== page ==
Lippi’s Adoration in the Forest (c.1460)
Even though Fra Filippo Lippi's Adoration in the Forest appears to depict the Nativity, it is clearly not a literal translation of the Gospels because it lacks many of the features that viewers then and now expect and adds others. Both Joseph and the animals are missing; there is no sign of a stable or even a cave; God and the Holy Spirit, while no doubt welcome, should not be there and it did not take place in a wood. And then, in the strangest development of all, the earth has cracked open. It is not a Nativity that you, I or the Pope expect. No, it only makes sense within the Inner Tradition influenced, no doubt, by one or more of the many strands of medieval mysticism. Read the Gospels as a mystic would and Christ's life is no longer a sequence of historical events but a path that the individual soul can follow in its attempt to return to God. There is much to say about this picture but here's a start that no art historian has yet imagined.
In a primordial forest aglow with floating images, the ground is rocky and cracked down the middle like our own skulls. Indeed it was through the fontanelle, the opening in an infant skull, that the soul was believed to enter at birth.1 That, I believe, is the scene here: a view inside the skull. That's why it's dark. It depicts that transcendental moment at which the soul is reborn as Christ in the artist's mind. Indeed Lippi himself must have thought: how could I produce such a masterpiece without having cosmic or divine wisdom inside me? Leonardo's Virgin of the Rocks (1483-6) is very similar as I have also explained.
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Lippi's compositions are known to deny the viewer the facile perception of one-point perspective.2 Here the figures float in front of a steep, flat landscape (the "flat, upright, wooden painting") while the axe in the lower corner juts out towards us. Signed along its handle, this axe like other weapons in art is a visual metaphor for the artist's own tools. It faces the wrong way because the picture is the mirror-like surface of Lippi's mind. He is "inside" the image facing the glass. That's why the blade is closest to us. Nevertheless, the three-dimensional space where the artist stood and the flat scene "behind him" are one. The studio and the painting have been fused.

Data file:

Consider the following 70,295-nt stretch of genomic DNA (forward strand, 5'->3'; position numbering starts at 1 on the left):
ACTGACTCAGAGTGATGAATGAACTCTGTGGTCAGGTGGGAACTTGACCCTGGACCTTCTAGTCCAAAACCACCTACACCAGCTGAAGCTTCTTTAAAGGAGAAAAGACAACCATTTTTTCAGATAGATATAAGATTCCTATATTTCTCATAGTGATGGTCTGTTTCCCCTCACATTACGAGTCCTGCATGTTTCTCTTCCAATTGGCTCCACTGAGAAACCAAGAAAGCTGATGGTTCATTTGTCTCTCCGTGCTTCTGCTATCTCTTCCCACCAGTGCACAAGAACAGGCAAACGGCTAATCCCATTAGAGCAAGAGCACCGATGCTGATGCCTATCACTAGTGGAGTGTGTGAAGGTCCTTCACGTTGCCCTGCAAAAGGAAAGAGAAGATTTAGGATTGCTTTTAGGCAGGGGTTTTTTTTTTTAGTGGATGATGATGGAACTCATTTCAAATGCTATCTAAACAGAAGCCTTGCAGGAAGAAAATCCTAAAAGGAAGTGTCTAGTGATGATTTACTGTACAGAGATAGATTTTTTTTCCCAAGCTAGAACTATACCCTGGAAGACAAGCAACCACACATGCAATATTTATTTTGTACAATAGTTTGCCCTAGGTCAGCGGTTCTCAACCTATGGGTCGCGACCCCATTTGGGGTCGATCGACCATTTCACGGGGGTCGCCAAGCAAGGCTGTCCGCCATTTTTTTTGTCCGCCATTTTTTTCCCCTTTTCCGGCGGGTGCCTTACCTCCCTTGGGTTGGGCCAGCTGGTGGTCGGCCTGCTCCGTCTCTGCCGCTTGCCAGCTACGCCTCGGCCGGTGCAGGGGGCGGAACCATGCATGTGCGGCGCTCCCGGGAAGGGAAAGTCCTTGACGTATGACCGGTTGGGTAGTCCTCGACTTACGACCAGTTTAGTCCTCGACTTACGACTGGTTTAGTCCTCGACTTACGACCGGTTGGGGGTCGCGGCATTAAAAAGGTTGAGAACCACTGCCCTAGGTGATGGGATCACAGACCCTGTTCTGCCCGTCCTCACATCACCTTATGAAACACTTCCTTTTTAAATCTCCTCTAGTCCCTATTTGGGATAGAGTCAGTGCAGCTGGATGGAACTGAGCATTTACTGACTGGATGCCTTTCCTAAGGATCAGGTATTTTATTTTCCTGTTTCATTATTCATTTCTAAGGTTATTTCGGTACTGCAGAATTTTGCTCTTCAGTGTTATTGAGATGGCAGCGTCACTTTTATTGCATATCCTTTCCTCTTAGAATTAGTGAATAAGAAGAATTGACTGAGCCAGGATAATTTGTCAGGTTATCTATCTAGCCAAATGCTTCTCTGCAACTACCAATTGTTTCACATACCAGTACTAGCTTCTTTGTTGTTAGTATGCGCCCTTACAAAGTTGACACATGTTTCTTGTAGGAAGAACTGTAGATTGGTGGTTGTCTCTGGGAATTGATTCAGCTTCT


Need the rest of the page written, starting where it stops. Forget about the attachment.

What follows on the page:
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It may be difficult to understand how Lippi could interpret The Nativity as an event in his own psychic life but it was not uncommon. Listen to Meister Eckhart describe the Nativity in the fifteenth century:
"There are two kinds of birth for human kind: one into the world and one out of it, which means to say a spiritual birth into God. Do you wish to know whether your child is being born in you and whether it is present, that is whether you have been changed into God's Son?" [our italics]3
For other iconic examples in which the studio has been fused with the painting itself, see Velazquez's Las Meninas, Goya's 2nd May 1808 and Manet's Le Déjeuner sur l'Herbe and Mlle. V in the Costume of an Espada.
More Works by Lippi
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